A Soft Robotic Insect That Survives The Fly Swatter

Swarms of robotic insects incapable of being swatted away may no longer be the product of science fiction and Black Mirror episodes. A team from EPFL’s School of Engineering has developed an insect propelled at 3 cm/s, dubbed the DEAnsect.

What makes this robot unique is its exceptional robustness. Two versions of the robot were initially developed, one tethered with ultra-thin wires capable of being squashed with a shoe without impacting its functions and the second fully wireless and autonomous. The robot weighs less than 1 gram and is equipped with a microcontroller and photodiodes to recognize black and white patterns.

The insect is named for its dielectric elastomer actuators (DEAs), an artificial muscle that propels it with vibrations and enables it to move lightly and quickly.

The DEAs are made of an elastomer membrane wedged between soft electrodes that are attracted to each other when a voltage is applied, compressing the membrane. The membrane returns to its original shape when the voltage is turned off. Movement is generated by switching the voltage on and off over 400 times per second. The team reduced the thickness of the membranes and developed soft, highly conductive electrodes only several molecules thick using nanofabrication techniques. They plan on fitting even more sensors and emitters to allow the insects to communicate directly with one another for greater swarm-like activity.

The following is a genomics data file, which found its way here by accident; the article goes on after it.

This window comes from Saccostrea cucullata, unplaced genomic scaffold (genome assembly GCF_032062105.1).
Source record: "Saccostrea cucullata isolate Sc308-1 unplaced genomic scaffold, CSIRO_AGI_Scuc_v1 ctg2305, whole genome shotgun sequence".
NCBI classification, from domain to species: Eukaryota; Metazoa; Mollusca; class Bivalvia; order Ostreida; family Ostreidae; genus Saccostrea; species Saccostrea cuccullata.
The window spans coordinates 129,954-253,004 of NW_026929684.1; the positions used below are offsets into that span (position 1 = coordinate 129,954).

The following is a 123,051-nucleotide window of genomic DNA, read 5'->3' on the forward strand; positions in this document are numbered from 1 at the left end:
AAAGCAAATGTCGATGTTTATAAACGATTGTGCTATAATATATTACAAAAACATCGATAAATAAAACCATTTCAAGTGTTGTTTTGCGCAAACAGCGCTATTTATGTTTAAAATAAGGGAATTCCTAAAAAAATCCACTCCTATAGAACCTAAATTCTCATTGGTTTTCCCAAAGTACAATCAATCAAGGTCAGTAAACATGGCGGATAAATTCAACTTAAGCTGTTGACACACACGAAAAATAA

7 thoughts on “A Soft Robotic Insect That Survives The Fly Swatter

    1. The frequency of these events is increasing at an alarming rate…people could at least put in enough effort to actually read the blog before they submit an article on an existing topic.

  1. And for good measure, maybe we could outfit them with the ability to self-replicate, give them some defensive and offensive capability, and lastly some ability to carry/deliver a payload.

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